Jul 10, 2021
Mortgage Loan – Understanding FICO Scores
Apply for a mortgage loan and you’ll soon become familiar with FICO scores. Here’s a primer on the infamous FICO scoring process.
FICO scores are merely a mathematical representation of your credit record. Credit records are simply a recording of your debts and assets. Credit card balances, for instance, are a debt that appears on your credit record, as do late payments, bounced checks and so on. Credit, of course, is a huge consideration in the mortgage loan process.
A “credit score” is a figure that represents an overall valuation of how you handle credit and the risk level associated with giving you more credit, to wit, a mortgage loan. The loan underwriter will review your credit report for items such as payment history on debts, debt balances and types of credit you already have. A summary of this information is represented by a figure known as you “FICO score.”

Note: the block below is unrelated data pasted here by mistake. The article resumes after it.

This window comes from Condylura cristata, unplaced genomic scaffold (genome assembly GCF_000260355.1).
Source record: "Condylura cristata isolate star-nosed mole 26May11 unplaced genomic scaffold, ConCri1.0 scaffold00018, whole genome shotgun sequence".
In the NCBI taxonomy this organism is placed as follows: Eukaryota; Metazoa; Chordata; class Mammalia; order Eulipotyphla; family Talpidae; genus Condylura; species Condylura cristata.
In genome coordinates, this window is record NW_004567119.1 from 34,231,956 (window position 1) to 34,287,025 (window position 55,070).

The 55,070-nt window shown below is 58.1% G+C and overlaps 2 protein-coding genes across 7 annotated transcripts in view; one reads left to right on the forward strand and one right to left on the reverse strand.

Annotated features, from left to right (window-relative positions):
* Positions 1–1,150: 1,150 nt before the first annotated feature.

You may be surprised to learn that “FICO” doesn’t stand for any credit-related terms. Instead, it stands for Fair, Isaac and Company. This company developed the mathematical formula that produces the much loved or hated FICO scores. The FICO score assigned to you determines whether you love or hate the formula.
FICO scores come in a range of three digit numbers. The lowest FICO score you can get is 350. The highest FICO score is 850, a score for which bankers will bow at your feet. The higher your score, the better your credit situation and the more likely a bank is to provide you with a mortgage loan.
Most people do not have perfect credit. To this end, we find most people have FICO scores ranging from the low 600s to the high 700s. Mortgage applications typically are not rejected because of a few late payments.
If you’re considering purchasing a house, you should always try to pre-qualify for a mortgage loan. Getting a reading of your FICO score should be one of the first steps.